Therefore, there is a need in the art for an axle module that includes an integration of joints into a smaller package, having reduced weight and lower side shaft joint angles within the torque distribution system that also still provides the improved traction performance demanded by all wheel drive systems. Furthermore, there is a need in the art for a torque distribution system that can electronically be controlled thus providing for tuning of each desired vehicles handling and performance requirements.

SUMMARY OF THE INVENTION

One object of the present invention is to provide an improved torque distribution system.

Another object of the present invention is to provide an integrated axle module that includes twin electronic torque management units.

Yet a further object of the present invention is to reduce the weight and packaging requirements for an axle module in an automotive vehicle.

Another object of the present invention is to provide a torque distribution system that electronically controls the tuning for the desired vehicle handling and performance requirements.

It is still a further object of the present invention to provided an axle module that is capable of twin axle preemptive locking measures.

It is still a further object of the present invention to provide a torque distribution system that is driven directly from the transmission.

To achieve the fore going objects the axle module for use in vehicle includes a housing. The housing has a ring gear assembly rotatably arranged within the housing. The axle module also includes a shaft arranged within the ring gear assembly. A clutch pack unit is arranged within the ring gear assembly of the axle module. The axle module also includes an expansion unit arranged adjacent to the shaft and the housing.

One advantage of the present invention is a new and improved torque distribution device for a vehicle.

A further advantage of the present invention is that the integrated axle module improves traction while reducing the weight and packaging requirements within the drivetrain system.

A further advantage of the present invention is that the axle module is capable of independently controlling each wheels distributed torque via a motor.

Another advantage of the present invention is that the integrated axle module can be tuned for the desired vehicles handling and performance requirements.

Yet a further advantage of the present invention is that the integrated axle module can be used as a preemptive blocking device for each axle and wheel independently of each other wheel.

Still a further advantage of the present invention is that the prop shaft is driven directly from the transmission thus removing the need for a torque transfer coupling.

Other objects, features and advantages of the present invention will become apparent from the subsequent description and the appended claims, taken in conjunction with the accompanying drawings.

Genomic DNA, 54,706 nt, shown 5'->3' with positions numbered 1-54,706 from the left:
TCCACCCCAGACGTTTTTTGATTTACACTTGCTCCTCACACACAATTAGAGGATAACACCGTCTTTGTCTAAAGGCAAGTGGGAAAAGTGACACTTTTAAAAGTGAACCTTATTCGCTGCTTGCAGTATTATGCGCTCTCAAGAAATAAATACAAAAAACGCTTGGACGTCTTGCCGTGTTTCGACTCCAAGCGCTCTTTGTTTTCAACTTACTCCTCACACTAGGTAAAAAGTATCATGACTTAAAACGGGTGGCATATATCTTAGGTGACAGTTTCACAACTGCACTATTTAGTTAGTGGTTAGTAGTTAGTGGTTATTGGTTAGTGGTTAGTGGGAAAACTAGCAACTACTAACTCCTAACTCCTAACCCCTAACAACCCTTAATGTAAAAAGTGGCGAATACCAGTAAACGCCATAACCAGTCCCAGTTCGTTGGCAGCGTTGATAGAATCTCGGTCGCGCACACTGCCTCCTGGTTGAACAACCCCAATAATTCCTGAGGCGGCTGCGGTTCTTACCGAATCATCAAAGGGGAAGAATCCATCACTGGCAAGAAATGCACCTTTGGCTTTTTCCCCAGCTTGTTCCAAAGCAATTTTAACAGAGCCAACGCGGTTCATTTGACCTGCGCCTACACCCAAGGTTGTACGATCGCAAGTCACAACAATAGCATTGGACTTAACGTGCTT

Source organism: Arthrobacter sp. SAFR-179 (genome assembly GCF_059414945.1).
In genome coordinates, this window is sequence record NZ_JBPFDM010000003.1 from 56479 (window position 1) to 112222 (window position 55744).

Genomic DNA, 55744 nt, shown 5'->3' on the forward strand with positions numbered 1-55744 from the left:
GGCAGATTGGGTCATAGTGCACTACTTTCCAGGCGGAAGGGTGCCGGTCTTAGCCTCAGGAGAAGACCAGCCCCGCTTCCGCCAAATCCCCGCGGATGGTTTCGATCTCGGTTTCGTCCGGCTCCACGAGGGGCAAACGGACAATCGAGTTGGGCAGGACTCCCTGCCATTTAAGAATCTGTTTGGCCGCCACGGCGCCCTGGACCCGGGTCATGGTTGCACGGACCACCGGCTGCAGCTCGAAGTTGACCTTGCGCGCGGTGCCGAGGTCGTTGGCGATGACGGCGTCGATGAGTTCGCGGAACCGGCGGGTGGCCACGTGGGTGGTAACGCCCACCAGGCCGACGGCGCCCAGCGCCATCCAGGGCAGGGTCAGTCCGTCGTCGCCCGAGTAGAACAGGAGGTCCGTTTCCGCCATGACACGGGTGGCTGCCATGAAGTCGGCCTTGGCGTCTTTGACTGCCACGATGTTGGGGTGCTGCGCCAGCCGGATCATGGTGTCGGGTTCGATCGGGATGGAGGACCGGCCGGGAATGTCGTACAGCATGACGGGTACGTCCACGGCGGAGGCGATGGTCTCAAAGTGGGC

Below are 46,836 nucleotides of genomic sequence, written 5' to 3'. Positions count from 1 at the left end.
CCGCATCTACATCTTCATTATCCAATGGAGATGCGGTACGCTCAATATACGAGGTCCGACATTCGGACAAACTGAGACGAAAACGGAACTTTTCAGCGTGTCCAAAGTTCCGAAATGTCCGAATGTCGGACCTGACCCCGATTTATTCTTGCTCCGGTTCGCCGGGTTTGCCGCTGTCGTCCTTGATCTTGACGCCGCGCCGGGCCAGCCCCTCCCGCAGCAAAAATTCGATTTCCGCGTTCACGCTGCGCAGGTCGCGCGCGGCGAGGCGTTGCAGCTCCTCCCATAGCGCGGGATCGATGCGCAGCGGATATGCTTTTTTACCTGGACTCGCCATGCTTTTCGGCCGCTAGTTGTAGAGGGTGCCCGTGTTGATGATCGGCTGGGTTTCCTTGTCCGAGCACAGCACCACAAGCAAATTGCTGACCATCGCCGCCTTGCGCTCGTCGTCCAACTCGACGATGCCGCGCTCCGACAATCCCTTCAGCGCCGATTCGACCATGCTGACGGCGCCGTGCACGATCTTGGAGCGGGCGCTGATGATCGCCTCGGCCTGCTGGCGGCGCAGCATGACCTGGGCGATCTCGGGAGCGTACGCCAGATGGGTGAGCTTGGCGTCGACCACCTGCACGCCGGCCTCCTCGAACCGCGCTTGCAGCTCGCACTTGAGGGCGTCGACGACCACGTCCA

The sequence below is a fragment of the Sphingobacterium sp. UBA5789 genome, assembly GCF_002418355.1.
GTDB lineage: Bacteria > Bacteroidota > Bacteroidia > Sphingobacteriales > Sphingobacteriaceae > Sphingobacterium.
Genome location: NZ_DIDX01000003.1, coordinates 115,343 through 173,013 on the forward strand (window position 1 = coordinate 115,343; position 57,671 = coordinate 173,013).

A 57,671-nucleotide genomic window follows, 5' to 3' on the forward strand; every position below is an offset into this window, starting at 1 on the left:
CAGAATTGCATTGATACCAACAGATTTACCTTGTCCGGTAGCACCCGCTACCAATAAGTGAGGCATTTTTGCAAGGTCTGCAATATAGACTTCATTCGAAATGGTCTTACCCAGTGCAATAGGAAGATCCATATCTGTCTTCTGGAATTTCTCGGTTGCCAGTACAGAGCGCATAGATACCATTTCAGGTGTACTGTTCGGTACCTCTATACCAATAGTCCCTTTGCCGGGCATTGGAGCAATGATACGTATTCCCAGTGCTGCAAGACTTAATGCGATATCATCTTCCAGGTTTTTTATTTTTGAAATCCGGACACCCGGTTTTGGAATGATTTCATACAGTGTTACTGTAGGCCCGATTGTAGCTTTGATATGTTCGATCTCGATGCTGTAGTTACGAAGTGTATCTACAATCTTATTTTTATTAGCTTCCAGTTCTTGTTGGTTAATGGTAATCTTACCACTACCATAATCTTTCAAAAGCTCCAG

BRIEF DESCRIPTION OF THE DRAWINGS

FIG. 1 shows a schematic view of a vehicle system according to the present invention.

FIG. 2 shows a cross section of the axle module according to the present invention.

FIG. 3 shows a cross section of an alternate embodiment of the axle module according to the present invention.

BEST MODE OF CARRYING OUT THE INVENTION AND DESCRIPTION OF THE PREFERRED EMBODIMENT(S)

Referring to the drawings, an integrated axle module 22 according to the present invention is shown. FIG. 1 schematically illustrates an all wheel drive or four wheel drive motor vehicle 12 that is primarily front wheel driven, however the present invention can also be used on a primary rear wheel driven vehicle.

A motor vehicle 12 as shown in FIG. 1 is permanently driven by a front axle 15. The motor vehicle 12 is driven by power transferred from the engine 16 through a transaxle trans or gear box 18 which may be either an automatic or manual gear box. The power from the gear box 18 enters the power take off 20 of the drivetrain assembly and finally on through to the front differential 30. When there is a demand for power, it is transferred to the rear axle module 22 via a propeller shaft or driving shaft 24. At the rear axle module 22 power splits to a left hand rear side shaft 26 and a right hand rear side shaft 28 for distribution to the wheels at the rear of the vehicle. The front differential or front axle module 30 distributes torque between the left hand front side shaft 32 and the right hand front side shaft 34. In an all wheel drive vehicle, power is delivered to both the rear axle module 22 and the front differential 30, the front axle 15 is a primarily driven axle, while the rear axle 14 only receives power when needed. One embodiment on the present invention is an all wheel drive vehicle wherein torque is distributed to each wheel of the secondary axle in an independent manner depending on which wheels are in a slip condition or in a non slip condition with respect to the road. The integrated axle module 22 of the present invention could be used in either the front or rear axle of an all wheel drive unit or even in both the front and rear axle.

The integrated axle module 22 includes a housing 40. One end of the prop shaft 24 includes a pinion gear 42 which is rotatably supported by the axle module housing 40 and provides the necessary power needed to spin the side shafts 26,28 and each wheel.